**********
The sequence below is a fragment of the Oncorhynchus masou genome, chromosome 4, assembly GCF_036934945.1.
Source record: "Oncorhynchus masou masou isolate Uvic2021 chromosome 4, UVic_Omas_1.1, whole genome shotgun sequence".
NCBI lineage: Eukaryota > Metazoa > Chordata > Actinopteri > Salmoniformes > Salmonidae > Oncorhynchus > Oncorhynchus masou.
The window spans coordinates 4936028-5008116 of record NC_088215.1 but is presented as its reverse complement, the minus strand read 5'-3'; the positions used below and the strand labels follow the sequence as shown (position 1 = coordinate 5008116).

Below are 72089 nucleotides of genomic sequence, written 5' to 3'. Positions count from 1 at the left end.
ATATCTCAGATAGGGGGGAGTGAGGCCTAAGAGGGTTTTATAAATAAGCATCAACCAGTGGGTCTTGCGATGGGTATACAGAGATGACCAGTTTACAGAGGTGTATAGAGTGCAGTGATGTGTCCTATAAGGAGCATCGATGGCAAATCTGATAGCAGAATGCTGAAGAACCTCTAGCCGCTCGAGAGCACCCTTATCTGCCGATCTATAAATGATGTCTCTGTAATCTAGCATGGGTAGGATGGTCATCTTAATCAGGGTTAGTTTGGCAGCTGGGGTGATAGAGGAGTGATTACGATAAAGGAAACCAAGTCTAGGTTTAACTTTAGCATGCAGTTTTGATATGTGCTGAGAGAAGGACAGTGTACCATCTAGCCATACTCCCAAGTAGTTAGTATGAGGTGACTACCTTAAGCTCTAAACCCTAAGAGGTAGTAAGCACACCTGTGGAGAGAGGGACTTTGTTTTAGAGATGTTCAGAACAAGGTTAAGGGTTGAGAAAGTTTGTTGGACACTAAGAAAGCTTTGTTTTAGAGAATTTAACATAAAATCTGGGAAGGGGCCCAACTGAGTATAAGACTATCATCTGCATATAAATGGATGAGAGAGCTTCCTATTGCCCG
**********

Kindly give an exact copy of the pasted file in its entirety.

The sequence below is a fragment of the Oncorhynchus masou genome, chromosome 4, assembly GCF_036934945.1.
Source record: "Oncorhynchus masou masou isolate Uvic2021 chromosome 4, UVic_Omas_1.1, whole genome shotgun sequence".
NCBI lineage: Eukaryota > Metazoa > Chordata > Actinopteri > Salmoniformes > Salmonidae > Oncorhynchus > Oncorhynchus masou.
The window spans coordinates 4936028-5008116 of record NC_088215.1 but is presented as its reverse complement, the minus strand read 5'-3'; the positions used below and the strand labels follow the sequence as shown (position 1 = coordinate 5008116).

Below are 72089 nucleotides of genomic sequence, written 5' to 3'. Positions count from 1 at the left end.
ATATCTCAGATAGGGGGGAGTGAGGCCTAAGAGGGTTTTATAAATAAGCATCAACCAGTGGGTCTTGCGATGGGTATACAGAGATGACCAGTTTACAGAGGTGTATAGAGTGCAGTGATGTGTCCTATAAGGAGCATCGATGGCAAATCTGATAGCAGAATGCTGAAGAACCTCTAGCCGCTCGAGAGCACCCTTATCTGCCGATCTATAAATGATGTCTCTGTAATCTAGCATGGGTAGGATGGTCATCTTAATCAGGGTTAGTTTGGCAGCTGGGGTGATAGAGGAGTGATTACGATAAAGGAAACCAAGTCTAGGTTTAACTTTAGCATGCAGTTTTGATATGTGCTGAGAGAAGGACAGTGTACCATCTAGCCATACTCCCAAGTAGTTAGTATGAGGTGACTACCTTAAGCTCTAAACCCTAAGAGGTAGTAAGCACACCTGTGGAGAGAGGGACTTTGTTTTAGAGATGTTCAGAACAAGGTTAAGGGTTGAGAAAGTTTGTTGGACACTAAGAAAGCTTTGTTTTAGAGAATTTAACATAAAATCTGGGAAGGGGCCCAACTGAGTATAAGACTATCATCTGCATATAAATGGATGAGAGAGCTTCCTATTGCCCG